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Old 02-15-2011, 04:53 AM   #76
TheGnome
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Can't wait for this to be released!
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Old 02-15-2011, 07:41 AM   #77
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Obviously in early development... give it an optional hardtop and count me in!
+1
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Old 02-15-2011, 08:30 AM   #78
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Originally Posted by bbjones121 View Post
I agree with you, but there is less than 1% of the population that would know what a sweet car you had. The other 99% of the people on the road would think you were crazy for putting a body kit on a Miata.
Guess I'm the type of guy that cares more about what I drive than what people see me driving. Wow, how lame am I...
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Old 02-15-2011, 10:08 AM   #79
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Originally Posted by chimchimm5 View Post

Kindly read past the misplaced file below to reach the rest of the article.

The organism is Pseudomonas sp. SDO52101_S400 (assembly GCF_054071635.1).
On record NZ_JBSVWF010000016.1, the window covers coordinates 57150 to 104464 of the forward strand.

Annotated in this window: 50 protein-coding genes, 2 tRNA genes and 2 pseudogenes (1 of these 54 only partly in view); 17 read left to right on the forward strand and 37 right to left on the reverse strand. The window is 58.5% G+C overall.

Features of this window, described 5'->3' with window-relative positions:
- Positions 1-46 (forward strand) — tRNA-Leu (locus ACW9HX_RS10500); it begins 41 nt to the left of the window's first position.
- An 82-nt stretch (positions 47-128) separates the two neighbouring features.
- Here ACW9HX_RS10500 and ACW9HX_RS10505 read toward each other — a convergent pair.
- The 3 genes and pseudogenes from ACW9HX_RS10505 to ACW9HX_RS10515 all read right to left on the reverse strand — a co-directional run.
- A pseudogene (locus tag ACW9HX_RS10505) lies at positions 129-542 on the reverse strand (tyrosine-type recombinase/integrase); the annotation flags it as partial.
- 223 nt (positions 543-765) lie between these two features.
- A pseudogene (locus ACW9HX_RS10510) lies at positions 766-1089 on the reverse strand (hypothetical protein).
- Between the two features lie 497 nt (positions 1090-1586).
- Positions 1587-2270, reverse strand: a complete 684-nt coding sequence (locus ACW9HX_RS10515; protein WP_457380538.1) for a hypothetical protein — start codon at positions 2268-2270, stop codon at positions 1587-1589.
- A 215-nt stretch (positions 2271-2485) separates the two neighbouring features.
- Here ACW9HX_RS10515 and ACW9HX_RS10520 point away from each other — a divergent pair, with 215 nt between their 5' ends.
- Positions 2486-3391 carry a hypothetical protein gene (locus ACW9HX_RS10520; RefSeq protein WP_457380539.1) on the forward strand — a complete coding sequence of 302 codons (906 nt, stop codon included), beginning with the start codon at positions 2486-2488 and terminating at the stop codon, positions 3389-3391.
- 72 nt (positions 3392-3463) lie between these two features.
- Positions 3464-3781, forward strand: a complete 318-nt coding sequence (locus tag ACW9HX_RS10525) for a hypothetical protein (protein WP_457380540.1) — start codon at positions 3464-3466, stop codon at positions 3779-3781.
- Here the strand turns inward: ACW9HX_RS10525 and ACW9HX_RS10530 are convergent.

Awesome.

are kit cars like this crash tested? It'd be a shame to have one of these and not drive it on the track.
FFR builds a spec racer Cobra kit. They have a race series dedicated just to the spec Cobra cars. FFR knows how to build safe cars and race cars. They aren't just some junk kit thrown on a VW bug frame, they are custom built tube space frames and it sure seems like they know what they are doing.
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Old 02-15-2011, 11:51 AM   #80
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Originally Posted by TyrannoSullyRex View Post
http://www.bremarauto.com/products/s...onversion-kit/

No slip, because no center diff. Getting a front diff that works well wouldn't be tough (which you might as well do since the trans is apart).

Awesome, I was looking around and found a few different 5mt conversion kits but didn't find that one.

I did see a couple kits that reverse the output of the 5MT for rear-engine AWD applications

But yeah, you could even throw a cheap $350 OBX front LSD in the 5MT and not be too worried about it given the 1800 lb curbweight and 2wd. You'd spend less than 1k converting the 5mt tranny into a perfect transaxle... Too bad the ratios will be too short for such a light car. The turbo will need more engine load to spool..

About the body style, I would really really appreciate having the option to choose from multiple designs. IMHO, FFR should offer multiple designs for each of their cars. The inital casting of the moulds is a time-consuming process and with each of their cars they make multiple prototypes for the design but then only offer 1 final option.